Two-Thirds of French Citizens ‘Dissatisfied’ with Globalist President Macron, Poll Shows

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Two-thirds of French citizens are dissatisfied with President Macron, poll shows

Two-thirds of French citizens are “dissatisfied” with globalist President Emanuel Macron, according to a new poll.

The poll, conducted by pollster Ifop, surveyed French voters across the country for the conservative weekly Le Journal du Dimanche (JDD).

The poll shows that 66 percent of voters are “dissatisfied” with Macron’s actions as president, compared to just 34 percent who say they are “satisfied.” reports: M Macron, 41, rose to power in 2017 on a centrist platform, obliterating mainstream parties on the right and left with a promise to revive the sluggish economy and clean up politics. 

But over the past nine months, the momentum has been knocked out of his presidency by the sometimes violent anti-government movement, which has held weekly protests against social inequality and his centrist administration. 

The first yellow vest demonstrations were held in mid-November to contest planned fuel tax hikes but rapidly evolved into a broader revolt against the Macron government, widely perceived as being arrogant and indifferent to citizens’ daily concerns.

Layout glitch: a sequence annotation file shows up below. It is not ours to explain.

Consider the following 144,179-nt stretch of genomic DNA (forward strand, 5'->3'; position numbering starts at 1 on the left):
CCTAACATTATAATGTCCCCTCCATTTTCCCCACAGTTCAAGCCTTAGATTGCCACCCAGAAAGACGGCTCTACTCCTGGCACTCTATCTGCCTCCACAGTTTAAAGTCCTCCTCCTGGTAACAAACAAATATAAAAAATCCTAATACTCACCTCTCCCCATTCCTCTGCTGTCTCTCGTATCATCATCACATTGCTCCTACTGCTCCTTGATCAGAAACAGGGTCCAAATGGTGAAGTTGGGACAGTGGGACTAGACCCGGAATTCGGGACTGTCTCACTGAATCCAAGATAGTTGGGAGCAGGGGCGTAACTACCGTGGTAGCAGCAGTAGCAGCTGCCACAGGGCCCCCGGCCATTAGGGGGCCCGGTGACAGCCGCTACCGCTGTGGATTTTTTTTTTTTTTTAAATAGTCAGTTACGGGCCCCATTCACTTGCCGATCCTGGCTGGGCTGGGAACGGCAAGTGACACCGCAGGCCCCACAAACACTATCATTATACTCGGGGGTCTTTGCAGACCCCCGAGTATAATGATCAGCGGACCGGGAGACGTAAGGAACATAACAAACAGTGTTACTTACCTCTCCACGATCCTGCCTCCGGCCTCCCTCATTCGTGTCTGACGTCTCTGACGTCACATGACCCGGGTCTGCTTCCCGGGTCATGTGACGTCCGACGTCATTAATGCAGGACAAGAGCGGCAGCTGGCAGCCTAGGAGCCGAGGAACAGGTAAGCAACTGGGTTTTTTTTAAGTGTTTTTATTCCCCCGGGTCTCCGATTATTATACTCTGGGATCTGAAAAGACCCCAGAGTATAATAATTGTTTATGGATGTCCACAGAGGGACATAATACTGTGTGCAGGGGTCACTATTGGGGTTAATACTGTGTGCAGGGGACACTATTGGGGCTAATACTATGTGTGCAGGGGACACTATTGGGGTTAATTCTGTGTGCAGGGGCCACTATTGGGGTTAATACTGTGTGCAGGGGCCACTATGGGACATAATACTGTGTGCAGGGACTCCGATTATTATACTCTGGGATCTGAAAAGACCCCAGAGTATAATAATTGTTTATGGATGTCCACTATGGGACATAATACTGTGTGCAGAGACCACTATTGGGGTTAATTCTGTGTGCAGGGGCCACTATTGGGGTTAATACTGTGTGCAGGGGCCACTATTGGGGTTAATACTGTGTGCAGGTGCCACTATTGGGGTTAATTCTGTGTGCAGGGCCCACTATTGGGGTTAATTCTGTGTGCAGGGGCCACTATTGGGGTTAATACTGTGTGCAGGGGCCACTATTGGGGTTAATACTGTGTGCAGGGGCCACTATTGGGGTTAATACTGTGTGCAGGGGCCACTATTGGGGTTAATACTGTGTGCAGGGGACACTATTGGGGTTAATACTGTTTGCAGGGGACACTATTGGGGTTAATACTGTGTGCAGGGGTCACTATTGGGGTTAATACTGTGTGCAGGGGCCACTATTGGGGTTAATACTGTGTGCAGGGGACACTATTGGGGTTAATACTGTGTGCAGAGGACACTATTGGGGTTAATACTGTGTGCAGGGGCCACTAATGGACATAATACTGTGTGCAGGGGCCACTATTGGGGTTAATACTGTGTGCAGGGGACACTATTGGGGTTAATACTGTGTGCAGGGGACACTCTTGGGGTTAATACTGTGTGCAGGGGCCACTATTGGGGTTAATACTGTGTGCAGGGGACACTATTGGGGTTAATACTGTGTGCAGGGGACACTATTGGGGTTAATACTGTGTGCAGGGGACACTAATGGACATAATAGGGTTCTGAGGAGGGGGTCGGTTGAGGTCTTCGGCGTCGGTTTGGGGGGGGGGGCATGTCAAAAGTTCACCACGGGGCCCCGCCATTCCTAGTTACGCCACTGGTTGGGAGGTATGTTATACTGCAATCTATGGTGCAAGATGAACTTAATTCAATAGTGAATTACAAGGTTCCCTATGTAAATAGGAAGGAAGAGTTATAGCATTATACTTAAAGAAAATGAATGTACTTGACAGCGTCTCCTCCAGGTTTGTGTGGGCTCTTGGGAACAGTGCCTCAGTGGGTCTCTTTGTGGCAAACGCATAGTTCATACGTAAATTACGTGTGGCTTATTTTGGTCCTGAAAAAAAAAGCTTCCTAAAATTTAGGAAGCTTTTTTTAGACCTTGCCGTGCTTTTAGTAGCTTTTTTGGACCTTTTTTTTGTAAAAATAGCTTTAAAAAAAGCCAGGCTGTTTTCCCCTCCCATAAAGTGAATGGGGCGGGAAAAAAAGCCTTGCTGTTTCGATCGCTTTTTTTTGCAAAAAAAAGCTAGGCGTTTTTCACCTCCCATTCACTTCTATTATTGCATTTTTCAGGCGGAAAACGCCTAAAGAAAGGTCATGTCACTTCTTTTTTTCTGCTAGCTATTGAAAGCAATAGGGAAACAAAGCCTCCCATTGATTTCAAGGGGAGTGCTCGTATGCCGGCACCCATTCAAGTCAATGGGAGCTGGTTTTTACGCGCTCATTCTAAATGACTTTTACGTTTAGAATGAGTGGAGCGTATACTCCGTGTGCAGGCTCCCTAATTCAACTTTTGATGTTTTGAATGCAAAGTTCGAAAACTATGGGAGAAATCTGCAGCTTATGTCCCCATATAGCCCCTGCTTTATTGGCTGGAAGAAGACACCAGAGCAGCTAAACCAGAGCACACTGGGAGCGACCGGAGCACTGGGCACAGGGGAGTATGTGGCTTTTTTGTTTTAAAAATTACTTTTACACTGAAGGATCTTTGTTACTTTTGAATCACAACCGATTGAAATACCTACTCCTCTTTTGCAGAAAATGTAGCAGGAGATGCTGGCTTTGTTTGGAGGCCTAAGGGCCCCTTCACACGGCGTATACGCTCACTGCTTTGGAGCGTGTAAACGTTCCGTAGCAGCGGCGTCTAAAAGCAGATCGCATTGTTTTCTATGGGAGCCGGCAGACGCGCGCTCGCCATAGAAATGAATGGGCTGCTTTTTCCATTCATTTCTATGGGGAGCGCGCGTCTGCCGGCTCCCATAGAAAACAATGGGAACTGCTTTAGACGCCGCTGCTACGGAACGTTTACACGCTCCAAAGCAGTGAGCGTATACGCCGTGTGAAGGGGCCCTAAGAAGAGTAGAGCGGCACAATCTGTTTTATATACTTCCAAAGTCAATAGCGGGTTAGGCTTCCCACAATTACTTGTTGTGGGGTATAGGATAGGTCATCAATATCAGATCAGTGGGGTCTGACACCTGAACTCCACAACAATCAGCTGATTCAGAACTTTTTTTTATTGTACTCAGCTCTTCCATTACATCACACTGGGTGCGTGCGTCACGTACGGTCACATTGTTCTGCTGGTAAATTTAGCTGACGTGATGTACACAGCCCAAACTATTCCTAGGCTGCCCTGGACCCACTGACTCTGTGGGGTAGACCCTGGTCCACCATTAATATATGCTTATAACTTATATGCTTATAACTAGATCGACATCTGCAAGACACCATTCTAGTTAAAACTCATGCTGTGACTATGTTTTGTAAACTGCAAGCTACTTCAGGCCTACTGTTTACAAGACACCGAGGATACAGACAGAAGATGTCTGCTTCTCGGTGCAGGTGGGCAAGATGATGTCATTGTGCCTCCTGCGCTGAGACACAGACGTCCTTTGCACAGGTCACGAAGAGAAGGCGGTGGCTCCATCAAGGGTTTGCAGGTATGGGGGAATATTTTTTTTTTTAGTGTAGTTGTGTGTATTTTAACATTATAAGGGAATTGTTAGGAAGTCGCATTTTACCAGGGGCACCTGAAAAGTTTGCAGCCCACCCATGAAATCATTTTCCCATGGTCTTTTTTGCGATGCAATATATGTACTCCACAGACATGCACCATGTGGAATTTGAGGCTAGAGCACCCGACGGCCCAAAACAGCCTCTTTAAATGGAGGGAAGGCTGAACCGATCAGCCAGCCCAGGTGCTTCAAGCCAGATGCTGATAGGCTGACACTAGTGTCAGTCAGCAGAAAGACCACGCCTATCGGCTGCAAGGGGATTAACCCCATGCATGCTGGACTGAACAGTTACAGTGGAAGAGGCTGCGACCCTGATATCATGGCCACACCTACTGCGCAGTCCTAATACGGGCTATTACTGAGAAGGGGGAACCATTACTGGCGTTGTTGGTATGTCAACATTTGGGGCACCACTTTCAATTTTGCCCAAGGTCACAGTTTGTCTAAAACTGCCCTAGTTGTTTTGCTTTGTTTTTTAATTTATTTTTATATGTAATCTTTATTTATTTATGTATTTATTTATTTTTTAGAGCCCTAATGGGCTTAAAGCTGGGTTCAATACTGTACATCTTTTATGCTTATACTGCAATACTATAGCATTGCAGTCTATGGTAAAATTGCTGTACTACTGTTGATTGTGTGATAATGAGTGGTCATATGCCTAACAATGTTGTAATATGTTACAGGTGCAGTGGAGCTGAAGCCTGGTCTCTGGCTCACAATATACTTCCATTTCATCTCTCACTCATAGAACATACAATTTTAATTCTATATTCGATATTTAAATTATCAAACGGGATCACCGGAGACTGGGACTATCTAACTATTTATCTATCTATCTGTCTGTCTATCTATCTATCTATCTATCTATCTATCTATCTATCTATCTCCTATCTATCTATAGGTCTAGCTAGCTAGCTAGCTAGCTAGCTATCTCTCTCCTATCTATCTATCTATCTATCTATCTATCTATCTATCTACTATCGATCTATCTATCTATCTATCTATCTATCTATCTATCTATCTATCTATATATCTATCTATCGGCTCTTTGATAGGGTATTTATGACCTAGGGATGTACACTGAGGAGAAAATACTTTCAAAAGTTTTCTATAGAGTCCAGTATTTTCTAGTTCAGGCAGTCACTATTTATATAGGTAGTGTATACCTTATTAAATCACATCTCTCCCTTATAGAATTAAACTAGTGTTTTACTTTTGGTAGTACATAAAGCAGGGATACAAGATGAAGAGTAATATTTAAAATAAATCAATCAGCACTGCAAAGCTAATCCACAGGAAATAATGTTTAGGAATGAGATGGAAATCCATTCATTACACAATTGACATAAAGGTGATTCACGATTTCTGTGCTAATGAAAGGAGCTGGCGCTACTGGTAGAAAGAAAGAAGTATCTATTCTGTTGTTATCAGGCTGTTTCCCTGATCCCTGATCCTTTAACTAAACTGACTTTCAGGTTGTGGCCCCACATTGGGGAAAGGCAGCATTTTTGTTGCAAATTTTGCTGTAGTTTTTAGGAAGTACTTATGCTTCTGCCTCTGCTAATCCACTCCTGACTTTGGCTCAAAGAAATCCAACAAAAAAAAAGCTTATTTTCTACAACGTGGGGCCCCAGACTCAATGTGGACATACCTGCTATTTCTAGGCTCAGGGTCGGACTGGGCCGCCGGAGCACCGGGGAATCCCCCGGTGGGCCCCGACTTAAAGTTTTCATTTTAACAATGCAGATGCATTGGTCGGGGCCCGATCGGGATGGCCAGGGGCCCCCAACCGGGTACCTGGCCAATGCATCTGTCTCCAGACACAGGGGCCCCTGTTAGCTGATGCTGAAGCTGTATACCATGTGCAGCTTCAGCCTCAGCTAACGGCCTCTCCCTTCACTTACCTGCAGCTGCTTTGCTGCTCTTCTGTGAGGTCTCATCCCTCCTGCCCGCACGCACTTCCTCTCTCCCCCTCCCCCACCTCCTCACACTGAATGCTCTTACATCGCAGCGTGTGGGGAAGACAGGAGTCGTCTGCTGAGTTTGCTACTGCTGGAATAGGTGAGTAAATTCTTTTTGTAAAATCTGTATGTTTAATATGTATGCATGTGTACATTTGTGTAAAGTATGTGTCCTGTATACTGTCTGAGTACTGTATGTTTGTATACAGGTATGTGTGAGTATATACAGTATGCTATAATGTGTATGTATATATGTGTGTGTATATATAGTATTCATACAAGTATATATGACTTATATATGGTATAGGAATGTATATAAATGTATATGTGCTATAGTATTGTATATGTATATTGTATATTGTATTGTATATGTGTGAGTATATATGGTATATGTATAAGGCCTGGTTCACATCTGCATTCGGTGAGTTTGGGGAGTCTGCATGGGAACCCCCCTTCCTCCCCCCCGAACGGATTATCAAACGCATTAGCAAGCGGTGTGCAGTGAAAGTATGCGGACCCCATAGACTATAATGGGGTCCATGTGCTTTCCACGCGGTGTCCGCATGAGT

The protests badly damaged M Macron’s popularity, forcing him to adopt a less confrontational attitude and agree to a series of policy U-turns. 

In April, he promised significant tax cuts in a bid to defuse popular anger, but also called for a return to public order.

He said that the tax cuts would be worth some £4.5 billion (€5bn) and financed by eliminating corporate tax breaks, longer work hours and reductions in public spending. 

The measures came on top of a package of tax cuts and income top-ups worth more than £9 billion (€10bn) announced at the height of the unrest in December. 

In June, Prime Minister Edouard Philippe announced that it was time to relaunch M Macron’s reform agenda with what he called an “Act II,” but stressed the new measures would be implemented in a less abrasive manner than in the past. 

M Philippe said his government would create incentives for the French to stay in work longer and reiterated his intention to simplify France’s unwieldy pensions system to make it fairer. 

“We will maintain the possibility to retire at 62, but we will define a pivot age and incentives to work longer,” he said. 

On unemployment benefits, M Philippe said allowances would be scaled back for high earners who lose their jobs, and that a controversial scheme allowing former employees to receive monthly benefits that exceeded their monthly salary would be scrapped. 

While the protests have all but fizzled out, the pension and unemployment benefits systems – two major planks of M Macron’s reform drive – are hot-button issues that may reignite yellow vest anger.


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